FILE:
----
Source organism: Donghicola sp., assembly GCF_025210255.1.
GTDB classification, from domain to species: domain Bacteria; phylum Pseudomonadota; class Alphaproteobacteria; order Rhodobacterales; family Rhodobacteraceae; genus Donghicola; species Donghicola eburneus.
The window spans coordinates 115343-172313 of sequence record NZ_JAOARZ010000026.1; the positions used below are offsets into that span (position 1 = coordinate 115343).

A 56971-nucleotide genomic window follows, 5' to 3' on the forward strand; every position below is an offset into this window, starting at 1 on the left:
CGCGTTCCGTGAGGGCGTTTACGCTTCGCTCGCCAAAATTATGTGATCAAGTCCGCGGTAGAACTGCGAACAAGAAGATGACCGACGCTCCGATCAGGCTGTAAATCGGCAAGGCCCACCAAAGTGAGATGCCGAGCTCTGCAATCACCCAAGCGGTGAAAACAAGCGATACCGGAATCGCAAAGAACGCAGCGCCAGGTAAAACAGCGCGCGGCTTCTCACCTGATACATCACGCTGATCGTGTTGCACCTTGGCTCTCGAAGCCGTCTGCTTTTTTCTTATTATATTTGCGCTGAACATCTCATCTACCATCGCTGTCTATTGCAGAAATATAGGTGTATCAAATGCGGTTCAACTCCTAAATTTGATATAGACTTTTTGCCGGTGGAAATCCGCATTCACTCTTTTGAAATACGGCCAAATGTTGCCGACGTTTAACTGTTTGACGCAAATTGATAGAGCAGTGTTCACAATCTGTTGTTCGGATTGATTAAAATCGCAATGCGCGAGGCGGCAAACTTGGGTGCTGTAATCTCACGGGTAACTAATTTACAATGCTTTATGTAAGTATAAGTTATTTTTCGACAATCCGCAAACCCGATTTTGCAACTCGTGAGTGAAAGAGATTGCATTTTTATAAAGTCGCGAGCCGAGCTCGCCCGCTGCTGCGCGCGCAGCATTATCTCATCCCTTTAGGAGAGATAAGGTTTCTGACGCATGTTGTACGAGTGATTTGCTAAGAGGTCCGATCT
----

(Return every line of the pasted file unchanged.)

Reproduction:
Source organism: Donghicola sp., assembly GCF_025210255.1.
GTDB classification, from domain to species: domain Bacteria; phylum Pseudomonadota; class Alphaproteobacteria; order Rhodobacterales; family Rhodobacteraceae; genus Donghicola; species Donghicola eburneus.
The window spans coordinates 115343-172313 of sequence record NZ_JAOARZ010000026.1; the positions used below are offsets into that span (position 1 = coordinate 115343).

A 56971-nucleotide genomic window follows, 5' to 3' on the forward strand; every position below is an offset into this window, starting at 1 on the left:
CGCGTTCCGTGAGGGCGTTTACGCTTCGCTCGCCAAAATTATGTGATCAAGTCCGCGGTAGAACTGCGAACAAGAAGATGACCGACGCTCCGATCAGGCTGTAAATCGGCAAGGCCCACCAAAGTGAGATGCCGAGCTCTGCAATCACCCAAGCGGTGAAAACAAGCGATACCGGAATCGCAAAGAACGCAGCGCCAGGTAAAACAGCGCGCGGCTTCTCACCTGATACATCACGCTGATCGTGTTGCACCTTGGCTCTCGAAGCCGTCTGCTTTTTTCTTATTATATTTGCGCTGAACATCTCATCTACCATCGCTGTCTATTGCAGAAATATAGGTGTATCAAATGCGGTTCAACTCCTAAATTTGATATAGACTTTTTGCCGGTGGAAATCCGCATTCACTCTTTTGAAATACGGCCAAATGTTGCCGACGTTTAACTGTTTGACGCAAATTGATAGAGCAGTGTTCACAATCTGTTGTTCGGATTGATTAAAATCGCAATGCGCGAGGCGGCAAACTTGGGTGCTGTAATCTCACGGGTAACTAATTTACAATGCTTTATGTAAGTATAAGTTATTTTTCGACAATCCGCAAACCCGATTTTGCAACTCGTGAGTGAAAGAGATTGCATTTTTATAAAGTCGCGAGCCGAGCTCGCCCGCTGCTGCGCGCGCAGCATTATCTCATCCCTTTAGGAGAGATAAGGTTTCTGACGCATGTTGTACGAGTGATTTGCTAAGAGGTCCGATCT